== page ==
Buying your first home is always a big step, but with property prices rising faster than pay packets taking that first step seems more challenging than ever.
National house prices rose 20 per cent in the year to September, the fastest growth since 1989. Higher prices have also fanned out from capital cities to the regions, as city folk discover the country lifestyle and cheaper housing during the pandemic.i
While this is great news for homeowners and investors, it’s putting home ownership further out of reach for many hopeful first home buyers. The combination of rapid price growth and weak wages growth have pushed up the cost of an average first home deposit from 70 per cent of income to more than 80 per cent.ii
And in another blow to first home buyers, the Australian Prudential Regulation Authority (APRA) has told lenders to assess whether new borrowers can afford their loan at an interest rate at least 3 percentage points higher than the current rate on their home loan. Previously, banks used a 2.5 per cent buffer.iii
So what strategies are available to help younger Australians get a foot on the property ladder?
In recent years, the federal government has launched three schemes to close the deposit gap for first home buyers.
The First Home Loan Deposit Scheme (FHLDS) and the New Home Guarantee (NHG) allow eligible first home buyers to purchase a home with a deposit of as little as 5 per cent. While the Family Home Guarantee helps eligible single parents buy a home with an even lower deposit of at least two per cent.
Another way for first home buyers to build a deposit is to contribute voluntary savings to your super account and withdraw up to $30,000 plus investment earnings when you are ready to buy. The First Home Super Saver scheme takes advantage of the low tax super environment and investment returns that have consistently outpaced bank savings accounts.
If you can’t afford to buy your dream home in a suburb or location you like, “rentvesting” may be worth exploring.
Rentvesting is where you buy property in a location you can afford with good rental yields and capital growth prospects and lease it out, while renting in an area you prefer. Or live with your parents for minimal rent and pay off the mortgage on your rental property even faster.
You can also claim a tax deduction for allowable expenses, depreciation, and interest on the loan for your investment property. The downside is you will be liable for capital gains tax when you sell.
Alternatively, under the six-year rule if you buy and live in the property for at least six months before you rent it out, you will be exempt from capital gains tax on the growth of your investment for up to six years.
Bank of Mum and Dad
It’s not just younger Australians who worry about housing affordability. Their parents often worry just as much. So much so that recent research found the Bank of Mum and Dad is the nation’s ninth biggest mortgage lender.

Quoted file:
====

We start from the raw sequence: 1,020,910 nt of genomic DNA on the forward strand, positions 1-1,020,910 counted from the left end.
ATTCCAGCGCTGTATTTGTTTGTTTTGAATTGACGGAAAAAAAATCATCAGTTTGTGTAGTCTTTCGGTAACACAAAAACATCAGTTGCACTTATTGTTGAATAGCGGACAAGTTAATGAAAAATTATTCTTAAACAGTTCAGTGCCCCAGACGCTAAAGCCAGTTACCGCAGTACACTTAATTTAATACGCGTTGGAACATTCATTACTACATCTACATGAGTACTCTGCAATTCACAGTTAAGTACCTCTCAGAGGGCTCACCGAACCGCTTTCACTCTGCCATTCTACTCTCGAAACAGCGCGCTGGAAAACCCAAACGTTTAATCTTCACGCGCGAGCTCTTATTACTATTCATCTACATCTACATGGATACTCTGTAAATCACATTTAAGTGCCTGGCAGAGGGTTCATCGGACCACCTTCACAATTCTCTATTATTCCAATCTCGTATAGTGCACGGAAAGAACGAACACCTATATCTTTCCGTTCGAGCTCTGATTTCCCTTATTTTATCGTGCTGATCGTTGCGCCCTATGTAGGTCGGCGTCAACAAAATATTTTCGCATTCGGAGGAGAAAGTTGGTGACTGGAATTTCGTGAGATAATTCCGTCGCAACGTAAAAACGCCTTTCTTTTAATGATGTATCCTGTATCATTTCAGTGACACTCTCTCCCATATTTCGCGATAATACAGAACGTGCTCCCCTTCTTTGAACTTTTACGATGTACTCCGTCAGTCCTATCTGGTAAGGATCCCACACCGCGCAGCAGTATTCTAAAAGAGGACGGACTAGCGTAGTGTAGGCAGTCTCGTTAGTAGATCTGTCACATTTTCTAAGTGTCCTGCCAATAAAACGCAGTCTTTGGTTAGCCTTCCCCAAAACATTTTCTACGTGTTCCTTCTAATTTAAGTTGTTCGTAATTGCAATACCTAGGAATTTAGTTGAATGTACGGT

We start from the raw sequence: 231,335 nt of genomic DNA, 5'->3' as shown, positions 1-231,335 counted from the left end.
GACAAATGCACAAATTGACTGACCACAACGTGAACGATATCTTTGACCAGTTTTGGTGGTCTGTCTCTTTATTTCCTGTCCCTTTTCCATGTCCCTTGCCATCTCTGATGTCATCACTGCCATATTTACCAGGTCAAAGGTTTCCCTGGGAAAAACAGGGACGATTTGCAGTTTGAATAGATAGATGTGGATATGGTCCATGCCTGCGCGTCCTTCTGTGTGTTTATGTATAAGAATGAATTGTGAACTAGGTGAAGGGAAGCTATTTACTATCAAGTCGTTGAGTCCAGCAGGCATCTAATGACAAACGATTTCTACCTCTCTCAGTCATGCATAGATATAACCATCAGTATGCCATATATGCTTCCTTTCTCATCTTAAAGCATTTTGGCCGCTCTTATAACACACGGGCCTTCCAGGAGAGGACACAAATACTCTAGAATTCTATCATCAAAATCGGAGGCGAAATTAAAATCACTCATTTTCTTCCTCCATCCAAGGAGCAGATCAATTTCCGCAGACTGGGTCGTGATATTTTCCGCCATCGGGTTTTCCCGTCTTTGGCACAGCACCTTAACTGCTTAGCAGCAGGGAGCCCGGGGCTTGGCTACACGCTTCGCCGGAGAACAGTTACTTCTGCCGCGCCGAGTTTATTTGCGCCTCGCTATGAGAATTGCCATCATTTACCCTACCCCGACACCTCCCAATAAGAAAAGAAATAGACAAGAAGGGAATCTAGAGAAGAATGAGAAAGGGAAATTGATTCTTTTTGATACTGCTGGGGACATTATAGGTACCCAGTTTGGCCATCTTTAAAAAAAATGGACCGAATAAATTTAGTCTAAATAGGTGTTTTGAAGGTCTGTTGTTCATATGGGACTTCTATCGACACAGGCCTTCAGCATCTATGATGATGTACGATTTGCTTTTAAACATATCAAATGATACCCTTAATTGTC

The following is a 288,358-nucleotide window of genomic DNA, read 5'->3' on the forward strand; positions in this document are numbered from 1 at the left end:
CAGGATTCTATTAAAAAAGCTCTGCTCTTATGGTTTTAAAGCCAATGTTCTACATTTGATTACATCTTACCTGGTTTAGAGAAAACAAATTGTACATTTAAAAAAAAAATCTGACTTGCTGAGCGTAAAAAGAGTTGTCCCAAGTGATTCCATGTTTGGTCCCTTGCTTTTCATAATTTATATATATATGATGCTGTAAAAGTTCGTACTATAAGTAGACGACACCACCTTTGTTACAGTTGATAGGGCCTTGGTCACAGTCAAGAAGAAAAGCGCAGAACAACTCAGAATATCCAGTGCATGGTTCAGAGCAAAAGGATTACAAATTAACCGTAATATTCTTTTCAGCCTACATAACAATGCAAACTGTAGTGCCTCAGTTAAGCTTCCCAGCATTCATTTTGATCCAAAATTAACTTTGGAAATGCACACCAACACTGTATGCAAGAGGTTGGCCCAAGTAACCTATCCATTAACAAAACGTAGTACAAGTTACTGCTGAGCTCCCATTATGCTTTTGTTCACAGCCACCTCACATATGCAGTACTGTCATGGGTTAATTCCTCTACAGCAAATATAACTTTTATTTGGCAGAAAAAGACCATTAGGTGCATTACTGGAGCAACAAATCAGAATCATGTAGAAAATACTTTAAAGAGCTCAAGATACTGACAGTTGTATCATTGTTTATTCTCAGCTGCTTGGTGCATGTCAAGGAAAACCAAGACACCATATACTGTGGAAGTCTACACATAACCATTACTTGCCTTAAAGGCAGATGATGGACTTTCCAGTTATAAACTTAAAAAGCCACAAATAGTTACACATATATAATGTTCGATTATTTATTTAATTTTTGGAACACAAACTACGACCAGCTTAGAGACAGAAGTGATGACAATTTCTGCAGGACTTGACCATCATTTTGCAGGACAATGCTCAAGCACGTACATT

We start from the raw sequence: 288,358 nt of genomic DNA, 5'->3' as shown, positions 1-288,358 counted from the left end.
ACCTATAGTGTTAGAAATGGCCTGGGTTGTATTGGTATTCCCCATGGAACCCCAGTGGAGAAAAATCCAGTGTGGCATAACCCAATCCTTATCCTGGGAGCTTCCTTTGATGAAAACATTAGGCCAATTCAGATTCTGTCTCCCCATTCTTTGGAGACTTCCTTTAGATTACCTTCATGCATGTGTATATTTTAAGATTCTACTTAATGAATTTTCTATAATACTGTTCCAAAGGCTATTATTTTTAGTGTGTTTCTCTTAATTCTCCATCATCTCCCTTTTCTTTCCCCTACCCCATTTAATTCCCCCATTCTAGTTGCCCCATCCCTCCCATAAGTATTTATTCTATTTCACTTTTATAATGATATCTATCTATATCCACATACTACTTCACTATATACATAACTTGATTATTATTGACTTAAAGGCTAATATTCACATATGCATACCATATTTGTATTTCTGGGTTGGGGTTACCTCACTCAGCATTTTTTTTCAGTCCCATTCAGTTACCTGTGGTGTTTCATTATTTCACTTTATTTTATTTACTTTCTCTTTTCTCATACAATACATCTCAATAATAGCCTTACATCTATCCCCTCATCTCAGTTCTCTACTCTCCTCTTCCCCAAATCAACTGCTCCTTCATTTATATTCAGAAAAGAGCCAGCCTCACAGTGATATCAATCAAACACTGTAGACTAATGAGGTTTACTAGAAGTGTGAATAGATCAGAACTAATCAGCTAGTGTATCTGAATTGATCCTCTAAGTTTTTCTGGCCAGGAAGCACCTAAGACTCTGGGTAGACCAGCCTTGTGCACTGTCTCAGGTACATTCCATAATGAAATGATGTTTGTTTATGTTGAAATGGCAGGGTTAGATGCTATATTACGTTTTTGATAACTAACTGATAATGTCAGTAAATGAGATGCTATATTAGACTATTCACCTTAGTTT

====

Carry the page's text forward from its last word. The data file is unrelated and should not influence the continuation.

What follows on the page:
According to research by Digital Finance Analytics (DFA), 60 per cent of first home buyers are getting help from their parents.iv Parents typically do this by giving their children cash towards the deposit or by going guarantor for the loan.
DFA found the average parental contribution was $92,000, indicating parents may be choosing to help with the deposit. Not only are banks reluctant to lend to first time buyers with less than a 20 per cent deposit, but any less means borrowers must pay lenders mortgage insurance.
Parents without cash to spare sometimes agree to guarantee their child’s loan by using the equity in their own home as security. This can have the advantage of helping children get into the market sooner, but there are risks.
If the borrower can’t make repayments the guarantor is responsible for the debt, putting their home at risk. To limit this risk, you can choose to guarantee a portion of the loan, so you are only liable for that portion if the borrower defaults. You can also arrange to be released from the loan once the borrower builds up the same portion of equity in their home.
Saving for a first home is a challenge in the current market, but there are strategies to help make your dream a reality. So get in touch if you would like to discuss your options.
and received from sources within the market. It is not the intention of RGM Financial Planners Pty Ltd ABN 36 419 582 Australian Financial Services Licence Number 229471, RGM Accountants & Advisors Pty Ltd ABN 69 528 723 510 that this publication be used as the primary source of readers’ information but as an adjunct to their own resources and training. No representation is given, warranty made or responsibility taken as to the accuracy, timeliness or completeness of any information or recommendation contained in this publication and RGM and its related bodies corporate will not be liable to the reader in contract or tort (including for negligence) or otherwise for any loss or damage arising as a result of the reader relying on any such information or recommendation (except in so far as any statutory liability cannot be excluded).
Liability limited by a scheme approved under Professional Standards Legislation.